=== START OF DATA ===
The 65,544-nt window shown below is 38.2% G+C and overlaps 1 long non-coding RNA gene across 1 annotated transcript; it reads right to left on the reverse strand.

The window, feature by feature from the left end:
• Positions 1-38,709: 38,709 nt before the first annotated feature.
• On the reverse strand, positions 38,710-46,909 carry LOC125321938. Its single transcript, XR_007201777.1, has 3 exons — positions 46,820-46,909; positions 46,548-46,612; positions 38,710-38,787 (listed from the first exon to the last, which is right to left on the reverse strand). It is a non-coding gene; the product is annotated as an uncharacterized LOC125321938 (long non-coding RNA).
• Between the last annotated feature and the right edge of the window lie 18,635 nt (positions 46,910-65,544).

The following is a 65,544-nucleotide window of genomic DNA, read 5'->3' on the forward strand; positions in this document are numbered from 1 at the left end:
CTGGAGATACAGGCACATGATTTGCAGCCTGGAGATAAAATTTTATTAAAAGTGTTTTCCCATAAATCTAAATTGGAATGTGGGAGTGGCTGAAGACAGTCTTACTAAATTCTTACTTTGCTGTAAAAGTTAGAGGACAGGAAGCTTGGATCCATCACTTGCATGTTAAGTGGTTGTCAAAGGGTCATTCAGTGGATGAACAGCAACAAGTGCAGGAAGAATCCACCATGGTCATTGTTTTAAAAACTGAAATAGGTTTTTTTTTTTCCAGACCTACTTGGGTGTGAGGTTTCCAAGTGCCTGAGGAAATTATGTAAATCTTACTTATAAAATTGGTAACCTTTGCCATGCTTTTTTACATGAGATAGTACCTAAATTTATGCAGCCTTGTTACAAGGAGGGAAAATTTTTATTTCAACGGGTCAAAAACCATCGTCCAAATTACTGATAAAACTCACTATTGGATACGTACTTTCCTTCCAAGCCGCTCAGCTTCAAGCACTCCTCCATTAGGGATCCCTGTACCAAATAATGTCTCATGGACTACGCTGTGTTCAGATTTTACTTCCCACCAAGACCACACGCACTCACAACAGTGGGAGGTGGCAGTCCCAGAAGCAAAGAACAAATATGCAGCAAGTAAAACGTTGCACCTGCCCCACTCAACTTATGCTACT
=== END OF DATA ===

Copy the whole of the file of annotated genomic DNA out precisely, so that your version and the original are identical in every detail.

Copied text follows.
The 65,544-nt window shown below is 38.2% G+C and overlaps 1 long non-coding RNA gene across 1 annotated transcript; it reads right to left on the reverse strand.

The window, feature by feature from the left end:
• Positions 1-38,709: 38,709 nt before the first annotated feature.
• On the reverse strand, positions 38,710-46,909 carry LOC125321938. Its single transcript, XR_007201777.1, has 3 exons — positions 46,820-46,909; positions 46,548-46,612; positions 38,710-38,787 (listed from the first exon to the last, which is right to left on the reverse strand). It is a non-coding gene; the product is annotated as an uncharacterized LOC125321938 (long non-coding RNA).
• Between the last annotated feature and the right edge of the window lie 18,635 nt (positions 46,910-65,544).

The following is a 65,544-nucleotide window of genomic DNA, read 5'->3' on the forward strand; positions in this document are numbered from 1 at the left end:
CTGGAGATACAGGCACATGATTTGCAGCCTGGAGATAAAATTTTATTAAAAGTGTTTTCCCATAAATCTAAATTGGAATGTGGGAGTGGCTGAAGACAGTCTTACTAAATTCTTACTTTGCTGTAAAAGTTAGAGGACAGGAAGCTTGGATCCATCACTTGCATGTTAAGTGGTTGTCAAAGGGTCATTCAGTGGATGAACAGCAACAAGTGCAGGAAGAATCCACCATGGTCATTGTTTTAAAAACTGAAATAGGTTTTTTTTTTTCCAGACCTACTTGGGTGTGAGGTTTCCAAGTGCCTGAGGAAATTATGTAAATCTTACTTATAAAATTGGTAACCTTTGCCATGCTTTTTTACATGAGATAGTACCTAAATTTATGCAGCCTTGTTACAAGGAGGGAAAATTTTTATTTCAACGGGTCAAAAACCATCGTCCAAATTACTGATAAAACTCACTATTGGATACGTACTTTCCTTCCAAGCCGCTCAGCTTCAAGCACTCCTCCATTAGGGATCCCTGTACCAAATAATGTCTCATGGACTACGCTGTGTTCAGATTTTACTTCCCACCAAGACCACACGCACTCACAACAGTGGGAGGTGGCAGTCCCAGAAGCAAAGAACAAATATGCAGCAAGTAAAACGTTGCACCTGCCCCACTCAACTTATGCTACT